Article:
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Ann R Coll Surg Engl. 2016 Apr;98(4):270-4. doi: 10.1308/rcsann.2016.0072. Epub 2016 Feb 29.

Effectiveness of a care bundle to reduce surgical site infections in patients having open colorectal surgery.

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University of Nottingham , UK.
University of West London , UK.
Open University , UK.
University Hospitals of Leicester NHS Trust , UK.
University of Leicester , UK.
University of Huddersfield , UK.


Introduction In 2010 a care bundle was introduced by the Department of Health (DH) to reduce surgical site infections (SSIs) in England. To date, use of the care bundle has not been evaluated despite incorporating interventions with resource implications. The aim of this study was to evaluate the DH SSI care bundle in open colorectal surgery. Methods A prospective cohort design was used at two teaching hospitals in England. The baseline group consisted of 127 consecutive patients having colorectal surgery during a 6-month period while the intervention group comprised 166 patients in the subsequent 6 months. SSI and care bundle compliance data were collected using dedicated surveillance staff. Results Just under a quarter (24%) of the patients in the baseline group developed a SSI compared with just over a quarter (28%) in the care bundle group (p>0.05). However, compliance rates with individual interventions, both before and after the implementation of the bundle, were similar. Interestingly, in only 19% of cases was there compliance with the total care bundle. The single intervention that showed an associated reduction in SSI was preoperative warming (p=0.032). Conclusions The DH care bundle did not reduce SSIs after open colorectal surgery. Despite this, it is not possible to state that the bundle is ineffective as compliance rates before and after bundle implementation were similar. All studies evaluating the effectiveness of care bundles must include data for compliance with interventions both before and after implementation of the care bundle; poor compliance may be one of the reasons for the lower than expected reduction of SSIs.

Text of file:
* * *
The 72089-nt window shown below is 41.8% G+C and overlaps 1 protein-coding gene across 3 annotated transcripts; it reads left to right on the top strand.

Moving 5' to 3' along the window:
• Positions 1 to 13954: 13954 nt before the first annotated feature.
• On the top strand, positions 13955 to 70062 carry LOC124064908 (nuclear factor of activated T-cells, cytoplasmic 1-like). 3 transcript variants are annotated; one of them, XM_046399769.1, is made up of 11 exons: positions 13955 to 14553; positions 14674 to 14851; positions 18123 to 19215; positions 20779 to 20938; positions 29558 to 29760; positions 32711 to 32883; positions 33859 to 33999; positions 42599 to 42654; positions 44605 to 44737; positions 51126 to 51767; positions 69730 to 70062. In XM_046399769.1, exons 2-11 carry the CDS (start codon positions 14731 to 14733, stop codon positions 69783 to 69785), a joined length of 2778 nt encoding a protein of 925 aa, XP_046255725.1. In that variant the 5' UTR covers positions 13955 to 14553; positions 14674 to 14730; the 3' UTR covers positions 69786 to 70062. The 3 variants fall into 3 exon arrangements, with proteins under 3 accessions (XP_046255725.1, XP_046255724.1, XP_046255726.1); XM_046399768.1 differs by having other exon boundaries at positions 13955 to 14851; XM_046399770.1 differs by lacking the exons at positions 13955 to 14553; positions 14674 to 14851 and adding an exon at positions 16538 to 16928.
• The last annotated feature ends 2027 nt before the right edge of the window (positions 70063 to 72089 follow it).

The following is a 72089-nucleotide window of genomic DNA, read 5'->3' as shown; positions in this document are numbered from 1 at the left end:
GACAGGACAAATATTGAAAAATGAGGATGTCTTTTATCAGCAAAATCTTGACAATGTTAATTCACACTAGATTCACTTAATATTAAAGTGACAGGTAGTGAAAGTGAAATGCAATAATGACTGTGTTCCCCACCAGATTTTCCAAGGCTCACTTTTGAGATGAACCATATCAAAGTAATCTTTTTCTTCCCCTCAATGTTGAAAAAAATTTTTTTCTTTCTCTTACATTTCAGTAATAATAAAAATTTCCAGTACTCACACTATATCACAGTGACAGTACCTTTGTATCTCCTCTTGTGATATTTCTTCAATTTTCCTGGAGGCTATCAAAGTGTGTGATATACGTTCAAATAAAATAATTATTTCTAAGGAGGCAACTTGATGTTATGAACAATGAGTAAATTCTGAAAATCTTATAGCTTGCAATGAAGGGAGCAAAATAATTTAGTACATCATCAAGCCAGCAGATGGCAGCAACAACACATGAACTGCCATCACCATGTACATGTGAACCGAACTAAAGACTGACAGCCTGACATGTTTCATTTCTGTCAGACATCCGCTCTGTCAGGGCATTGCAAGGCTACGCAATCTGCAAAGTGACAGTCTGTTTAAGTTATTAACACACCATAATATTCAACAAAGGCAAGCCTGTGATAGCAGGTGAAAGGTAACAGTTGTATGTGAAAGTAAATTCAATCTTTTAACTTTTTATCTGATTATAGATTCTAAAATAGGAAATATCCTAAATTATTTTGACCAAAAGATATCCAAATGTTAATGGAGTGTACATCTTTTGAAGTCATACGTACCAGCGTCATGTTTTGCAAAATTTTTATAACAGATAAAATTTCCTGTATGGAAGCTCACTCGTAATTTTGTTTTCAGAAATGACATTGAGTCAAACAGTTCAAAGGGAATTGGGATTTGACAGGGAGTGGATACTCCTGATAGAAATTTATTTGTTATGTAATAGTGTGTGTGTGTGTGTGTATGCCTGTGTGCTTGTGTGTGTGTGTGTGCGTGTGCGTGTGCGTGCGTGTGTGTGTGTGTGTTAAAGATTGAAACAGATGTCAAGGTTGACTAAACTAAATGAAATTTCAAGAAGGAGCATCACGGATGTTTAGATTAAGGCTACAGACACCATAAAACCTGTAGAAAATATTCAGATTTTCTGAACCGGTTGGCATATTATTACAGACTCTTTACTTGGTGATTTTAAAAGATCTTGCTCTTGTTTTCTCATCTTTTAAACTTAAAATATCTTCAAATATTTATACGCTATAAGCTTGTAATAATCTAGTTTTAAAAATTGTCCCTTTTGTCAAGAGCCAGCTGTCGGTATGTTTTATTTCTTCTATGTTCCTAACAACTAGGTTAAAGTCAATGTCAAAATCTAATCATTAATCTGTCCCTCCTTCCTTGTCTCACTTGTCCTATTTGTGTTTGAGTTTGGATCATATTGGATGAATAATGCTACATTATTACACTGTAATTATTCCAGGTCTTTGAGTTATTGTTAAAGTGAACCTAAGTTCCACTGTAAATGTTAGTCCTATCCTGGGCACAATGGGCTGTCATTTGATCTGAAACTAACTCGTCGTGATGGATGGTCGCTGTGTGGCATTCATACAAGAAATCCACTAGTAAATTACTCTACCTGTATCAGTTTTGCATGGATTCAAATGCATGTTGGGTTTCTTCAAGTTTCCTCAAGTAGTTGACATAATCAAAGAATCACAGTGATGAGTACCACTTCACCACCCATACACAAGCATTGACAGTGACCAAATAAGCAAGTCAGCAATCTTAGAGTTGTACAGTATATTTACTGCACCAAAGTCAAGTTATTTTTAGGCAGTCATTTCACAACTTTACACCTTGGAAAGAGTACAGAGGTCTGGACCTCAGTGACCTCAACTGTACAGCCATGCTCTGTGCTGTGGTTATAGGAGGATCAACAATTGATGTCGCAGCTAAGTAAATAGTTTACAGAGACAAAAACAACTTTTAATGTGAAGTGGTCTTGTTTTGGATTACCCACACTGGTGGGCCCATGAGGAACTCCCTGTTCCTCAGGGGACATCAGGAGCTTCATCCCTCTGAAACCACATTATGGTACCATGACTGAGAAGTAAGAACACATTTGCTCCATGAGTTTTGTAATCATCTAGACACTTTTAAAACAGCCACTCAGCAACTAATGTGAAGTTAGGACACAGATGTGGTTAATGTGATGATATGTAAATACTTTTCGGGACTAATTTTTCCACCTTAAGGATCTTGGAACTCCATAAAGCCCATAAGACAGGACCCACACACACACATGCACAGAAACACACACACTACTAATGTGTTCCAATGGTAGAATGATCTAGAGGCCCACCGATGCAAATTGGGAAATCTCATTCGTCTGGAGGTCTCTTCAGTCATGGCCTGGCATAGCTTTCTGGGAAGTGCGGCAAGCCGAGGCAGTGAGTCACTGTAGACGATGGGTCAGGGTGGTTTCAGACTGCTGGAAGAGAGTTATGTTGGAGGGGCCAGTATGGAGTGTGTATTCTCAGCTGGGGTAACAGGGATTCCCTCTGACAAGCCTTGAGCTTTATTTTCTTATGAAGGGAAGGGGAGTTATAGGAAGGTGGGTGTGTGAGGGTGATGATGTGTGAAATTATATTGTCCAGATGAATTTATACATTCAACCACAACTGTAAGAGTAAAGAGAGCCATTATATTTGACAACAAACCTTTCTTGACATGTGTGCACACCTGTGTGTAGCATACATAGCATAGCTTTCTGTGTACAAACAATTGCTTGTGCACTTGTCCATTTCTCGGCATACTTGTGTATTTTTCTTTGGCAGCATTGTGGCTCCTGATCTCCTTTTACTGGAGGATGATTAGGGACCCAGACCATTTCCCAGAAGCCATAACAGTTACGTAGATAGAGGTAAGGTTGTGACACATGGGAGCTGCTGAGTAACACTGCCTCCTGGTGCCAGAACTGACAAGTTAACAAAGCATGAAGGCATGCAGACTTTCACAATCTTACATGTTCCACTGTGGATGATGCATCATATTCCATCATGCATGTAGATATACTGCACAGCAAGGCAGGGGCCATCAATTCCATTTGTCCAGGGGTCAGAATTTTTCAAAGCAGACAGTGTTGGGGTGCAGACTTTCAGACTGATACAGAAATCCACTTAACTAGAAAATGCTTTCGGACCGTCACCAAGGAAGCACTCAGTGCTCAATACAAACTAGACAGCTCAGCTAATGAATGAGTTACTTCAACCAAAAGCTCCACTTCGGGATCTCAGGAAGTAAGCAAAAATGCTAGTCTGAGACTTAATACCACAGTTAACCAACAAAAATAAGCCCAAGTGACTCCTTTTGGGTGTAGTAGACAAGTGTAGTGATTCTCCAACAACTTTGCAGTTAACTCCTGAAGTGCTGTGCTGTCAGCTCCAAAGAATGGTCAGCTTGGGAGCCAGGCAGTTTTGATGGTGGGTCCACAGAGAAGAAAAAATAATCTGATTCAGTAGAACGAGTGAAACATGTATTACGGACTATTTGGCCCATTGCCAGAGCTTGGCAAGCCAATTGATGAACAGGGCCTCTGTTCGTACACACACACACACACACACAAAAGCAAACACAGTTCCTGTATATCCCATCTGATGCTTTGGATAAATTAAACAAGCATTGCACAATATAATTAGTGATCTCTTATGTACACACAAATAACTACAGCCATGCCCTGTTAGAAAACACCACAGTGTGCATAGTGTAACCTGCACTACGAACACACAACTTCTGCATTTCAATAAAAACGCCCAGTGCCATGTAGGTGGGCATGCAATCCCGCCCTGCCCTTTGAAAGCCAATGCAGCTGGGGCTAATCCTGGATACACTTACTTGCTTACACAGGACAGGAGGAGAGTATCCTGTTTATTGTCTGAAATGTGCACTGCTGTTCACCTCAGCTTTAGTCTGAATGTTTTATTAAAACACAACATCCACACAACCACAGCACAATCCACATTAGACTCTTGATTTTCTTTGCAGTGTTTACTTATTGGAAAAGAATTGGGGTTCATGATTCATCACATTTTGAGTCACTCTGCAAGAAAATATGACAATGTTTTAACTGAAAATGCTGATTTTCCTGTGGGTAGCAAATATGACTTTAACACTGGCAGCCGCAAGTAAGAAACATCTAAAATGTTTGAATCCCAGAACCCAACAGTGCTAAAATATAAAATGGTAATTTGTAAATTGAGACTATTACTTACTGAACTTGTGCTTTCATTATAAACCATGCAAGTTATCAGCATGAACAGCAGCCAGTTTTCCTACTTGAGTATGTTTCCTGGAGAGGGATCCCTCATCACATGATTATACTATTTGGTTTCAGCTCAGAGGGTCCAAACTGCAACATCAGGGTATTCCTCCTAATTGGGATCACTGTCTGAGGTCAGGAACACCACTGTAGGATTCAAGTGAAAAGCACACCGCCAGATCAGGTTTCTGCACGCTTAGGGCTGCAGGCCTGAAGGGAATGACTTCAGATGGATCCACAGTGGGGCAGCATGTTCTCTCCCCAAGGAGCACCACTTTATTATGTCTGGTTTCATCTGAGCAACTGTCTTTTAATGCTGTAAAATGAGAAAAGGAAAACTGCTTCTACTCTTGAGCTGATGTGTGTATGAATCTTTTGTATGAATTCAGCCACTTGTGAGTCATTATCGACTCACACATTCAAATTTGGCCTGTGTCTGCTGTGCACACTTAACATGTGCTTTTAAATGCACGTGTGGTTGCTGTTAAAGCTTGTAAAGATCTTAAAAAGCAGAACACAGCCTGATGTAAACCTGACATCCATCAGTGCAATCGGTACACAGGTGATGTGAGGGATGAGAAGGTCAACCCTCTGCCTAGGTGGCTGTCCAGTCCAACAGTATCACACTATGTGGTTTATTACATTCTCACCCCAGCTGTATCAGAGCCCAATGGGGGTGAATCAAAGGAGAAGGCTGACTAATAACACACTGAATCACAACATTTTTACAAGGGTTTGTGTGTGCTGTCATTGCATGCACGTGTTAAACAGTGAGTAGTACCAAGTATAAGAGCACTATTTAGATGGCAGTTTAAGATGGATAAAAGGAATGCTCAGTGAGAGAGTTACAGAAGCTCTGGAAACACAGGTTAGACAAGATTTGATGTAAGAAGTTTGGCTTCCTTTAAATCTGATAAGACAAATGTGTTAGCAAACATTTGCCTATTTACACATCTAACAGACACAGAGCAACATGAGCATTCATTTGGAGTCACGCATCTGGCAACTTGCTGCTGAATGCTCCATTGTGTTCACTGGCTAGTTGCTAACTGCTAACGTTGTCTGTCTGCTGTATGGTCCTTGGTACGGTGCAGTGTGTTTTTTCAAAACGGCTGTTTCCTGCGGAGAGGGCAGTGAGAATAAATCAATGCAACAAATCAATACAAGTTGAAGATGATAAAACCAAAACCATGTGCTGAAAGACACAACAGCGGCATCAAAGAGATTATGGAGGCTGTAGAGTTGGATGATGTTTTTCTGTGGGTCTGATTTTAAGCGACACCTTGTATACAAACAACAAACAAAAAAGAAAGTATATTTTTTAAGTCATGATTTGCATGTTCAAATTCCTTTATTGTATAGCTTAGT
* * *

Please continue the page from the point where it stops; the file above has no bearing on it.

Care bundle; Colorectal surgery; Compliance; Surgical site infection

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